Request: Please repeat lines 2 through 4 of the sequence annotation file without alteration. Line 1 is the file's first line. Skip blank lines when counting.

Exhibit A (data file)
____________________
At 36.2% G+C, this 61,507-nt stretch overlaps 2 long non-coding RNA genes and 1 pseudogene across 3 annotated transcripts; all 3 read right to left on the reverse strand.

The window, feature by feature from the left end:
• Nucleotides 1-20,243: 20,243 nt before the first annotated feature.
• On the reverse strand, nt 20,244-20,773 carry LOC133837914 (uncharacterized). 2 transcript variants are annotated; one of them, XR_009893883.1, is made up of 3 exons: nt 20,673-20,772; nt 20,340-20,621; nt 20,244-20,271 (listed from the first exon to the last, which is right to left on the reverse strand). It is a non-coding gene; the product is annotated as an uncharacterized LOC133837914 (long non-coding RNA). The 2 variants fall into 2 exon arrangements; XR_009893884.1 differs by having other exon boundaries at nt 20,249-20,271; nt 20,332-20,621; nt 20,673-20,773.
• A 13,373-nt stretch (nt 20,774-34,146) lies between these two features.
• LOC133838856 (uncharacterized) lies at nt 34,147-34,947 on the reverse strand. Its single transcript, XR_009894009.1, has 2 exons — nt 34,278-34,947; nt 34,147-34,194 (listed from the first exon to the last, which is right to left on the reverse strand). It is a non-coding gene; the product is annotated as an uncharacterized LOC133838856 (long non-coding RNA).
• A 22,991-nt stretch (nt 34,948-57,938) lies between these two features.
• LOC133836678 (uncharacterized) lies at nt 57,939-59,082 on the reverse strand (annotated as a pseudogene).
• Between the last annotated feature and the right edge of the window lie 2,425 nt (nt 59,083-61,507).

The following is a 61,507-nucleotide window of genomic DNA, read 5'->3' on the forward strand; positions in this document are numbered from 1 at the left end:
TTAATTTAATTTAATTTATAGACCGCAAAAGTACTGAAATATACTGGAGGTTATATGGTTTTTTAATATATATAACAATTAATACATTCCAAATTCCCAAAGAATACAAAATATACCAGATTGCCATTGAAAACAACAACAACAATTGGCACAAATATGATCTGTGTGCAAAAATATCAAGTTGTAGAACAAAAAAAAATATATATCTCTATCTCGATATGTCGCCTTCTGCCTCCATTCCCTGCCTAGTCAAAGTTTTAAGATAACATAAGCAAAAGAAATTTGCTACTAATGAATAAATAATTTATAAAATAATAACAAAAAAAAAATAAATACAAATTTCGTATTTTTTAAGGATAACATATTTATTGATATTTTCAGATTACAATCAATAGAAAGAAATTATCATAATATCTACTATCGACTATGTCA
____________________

The window, feature by feature from the left end:
• Nucleotides 1-20,243: 20,243 nt before the first annotated feature.
• On the reverse strand, nt 20,244-20,773 carry LOC133837914 (uncharacterized). 2 transcript variants are annotated; one of them, XR_009893883.1, is made up of 3 exons: nt 20,673-20,772; nt 20,340-20,621; nt 20,244-20,271 (listed from the first exon to the last, which is right to left on the reverse strand). It is a non-coding gene; the product is annotated as an uncharacterized LOC133837914 (long non-coding RNA). The 2 variants fall into 2 exon arrangements; XR_009893884.1 differs by having other exon boundaries at nt 20,249-20,271; nt 20,332-20,621; nt 20,673-20,773.